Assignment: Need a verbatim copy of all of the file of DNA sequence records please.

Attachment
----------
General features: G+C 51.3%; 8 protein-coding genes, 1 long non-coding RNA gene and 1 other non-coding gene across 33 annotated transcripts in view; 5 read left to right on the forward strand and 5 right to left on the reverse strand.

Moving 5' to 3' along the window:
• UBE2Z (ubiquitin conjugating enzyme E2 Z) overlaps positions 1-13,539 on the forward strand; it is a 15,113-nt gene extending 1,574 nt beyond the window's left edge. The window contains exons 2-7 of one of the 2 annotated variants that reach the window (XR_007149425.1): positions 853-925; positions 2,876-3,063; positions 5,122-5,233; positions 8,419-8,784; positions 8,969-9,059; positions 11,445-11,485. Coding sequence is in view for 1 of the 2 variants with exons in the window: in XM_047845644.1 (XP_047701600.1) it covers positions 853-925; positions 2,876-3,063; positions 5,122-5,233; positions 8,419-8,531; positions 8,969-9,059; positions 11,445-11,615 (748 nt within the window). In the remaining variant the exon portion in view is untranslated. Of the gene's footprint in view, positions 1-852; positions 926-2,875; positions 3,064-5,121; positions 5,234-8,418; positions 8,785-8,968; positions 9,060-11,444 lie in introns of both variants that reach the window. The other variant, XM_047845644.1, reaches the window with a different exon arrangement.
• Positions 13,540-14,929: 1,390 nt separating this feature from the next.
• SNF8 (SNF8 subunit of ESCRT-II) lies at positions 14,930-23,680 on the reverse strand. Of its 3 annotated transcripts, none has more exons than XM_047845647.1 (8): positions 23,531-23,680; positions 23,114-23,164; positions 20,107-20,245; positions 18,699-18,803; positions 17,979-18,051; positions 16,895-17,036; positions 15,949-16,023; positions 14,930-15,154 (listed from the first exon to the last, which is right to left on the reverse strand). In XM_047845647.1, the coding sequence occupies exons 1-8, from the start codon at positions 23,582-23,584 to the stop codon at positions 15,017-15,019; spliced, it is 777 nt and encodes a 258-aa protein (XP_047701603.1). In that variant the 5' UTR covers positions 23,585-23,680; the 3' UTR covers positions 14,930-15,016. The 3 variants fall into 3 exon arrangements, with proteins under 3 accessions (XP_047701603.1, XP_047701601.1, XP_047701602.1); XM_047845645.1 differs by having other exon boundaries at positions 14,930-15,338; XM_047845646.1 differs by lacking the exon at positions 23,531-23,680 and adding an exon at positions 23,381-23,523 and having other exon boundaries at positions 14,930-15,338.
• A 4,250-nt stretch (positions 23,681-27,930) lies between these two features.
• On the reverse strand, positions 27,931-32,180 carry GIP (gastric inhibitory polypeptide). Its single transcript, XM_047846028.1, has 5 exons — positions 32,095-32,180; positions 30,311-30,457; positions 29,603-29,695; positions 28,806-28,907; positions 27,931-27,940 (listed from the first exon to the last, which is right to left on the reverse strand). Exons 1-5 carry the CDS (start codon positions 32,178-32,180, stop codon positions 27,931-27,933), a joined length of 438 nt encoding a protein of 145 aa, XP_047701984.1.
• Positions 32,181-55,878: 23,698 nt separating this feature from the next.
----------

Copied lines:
General features: G+C 51.3%; 8 protein-coding genes, 1 long non-coding RNA gene and 1 other non-coding gene across 33 annotated transcripts in view; 5 read left to right on the forward strand and 5 right to left on the reverse strand.

Moving 5' to 3' along the window:
• UBE2Z (ubiquitin conjugating enzyme E2 Z) overlaps positions 1-13,539 on the forward strand; it is a 15,113-nt gene extending 1,574 nt beyond the window's left edge. The window contains exons 2-7 of one of the 2 annotated variants that reach the window (XR_007149425.1): positions 853-925; positions 2,876-3,063; positions 5,122-5,233; positions 8,419-8,784; positions 8,969-9,059; positions 11,445-11,485. Coding sequence is in view for 1 of the 2 variants with exons in the window: in XM_047845644.1 (XP_047701600.1) it covers positions 853-925; positions 2,876-3,063; positions 5,122-5,233; positions 8,419-8,531; positions 8,969-9,059; positions 11,445-11,615 (748 nt within the window). In the remaining variant the exon portion in view is untranslated. Of the gene's footprint in view, positions 1-852; positions 926-2,875; positions 3,064-5,121; positions 5,234-8,418; positions 8,785-8,968; positions 9,060-11,444 lie in introns of both variants that reach the window. The other variant, XM_047845644.1, reaches the window with a different exon arrangement.
• Positions 13,540-14,929: 1,390 nt separating this feature from the next.
• SNF8 (SNF8 subunit of ESCRT-II) lies at positions 14,930-23,680 on the reverse strand. Of its 3 annotated transcripts, none has more exons than XM_047845647.1 (8): positions 23,531-23,680; positions 23,114-23,164; positions 20,107-20,245; positions 18,699-18,803; positions 17,979-18,051; positions 16,895-17,036; positions 15,949-16,023; positions 14,930-15,154 (listed from the first exon to the last, which is right to left on the reverse strand). In XM_047845647.1, the coding sequence occupies exons 1-8, from the start codon at positions 23,582-23,584 to the stop codon at positions 15,017-15,019; spliced, it is 777 nt and encodes a 258-aa protein (XP_047701603.1). In that variant the 5' UTR covers positions 23,585-23,680; the 3' UTR covers positions 14,930-15,016. The 3 variants fall into 3 exon arrangements, with proteins under 3 accessions (XP_047701603.1, XP_047701601.1, XP_047701602.1); XM_047845645.1 differs by having other exon boundaries at positions 14,930-15,338; XM_047845646.1 differs by lacking the exon at positions 23,531-23,680 and adding an exon at positions 23,381-23,523 and having other exon boundaries at positions 14,930-15,338.
• A 4,250-nt stretch (positions 23,681-27,930) lies between these two features.
• On the reverse strand, positions 27,931-32,180 carry GIP (gastric inhibitory polypeptide). Its single transcript, XM_047846028.1, has 5 exons — positions 32,095-32,180; positions 30,311-30,457; positions 29,603-29,695; positions 28,806-28,907; positions 27,931-27,940 (listed from the first exon to the last, which is right to left on the reverse strand). Exons 1-5 carry the CDS (start codon positions 32,178-32,180, stop codon positions 27,931-27,933), a joined length of 438 nt encoding a protein of 145 aa, XP_047701984.1.
• Positions 32,181-55,878: 23,698 nt separating this feature from the next.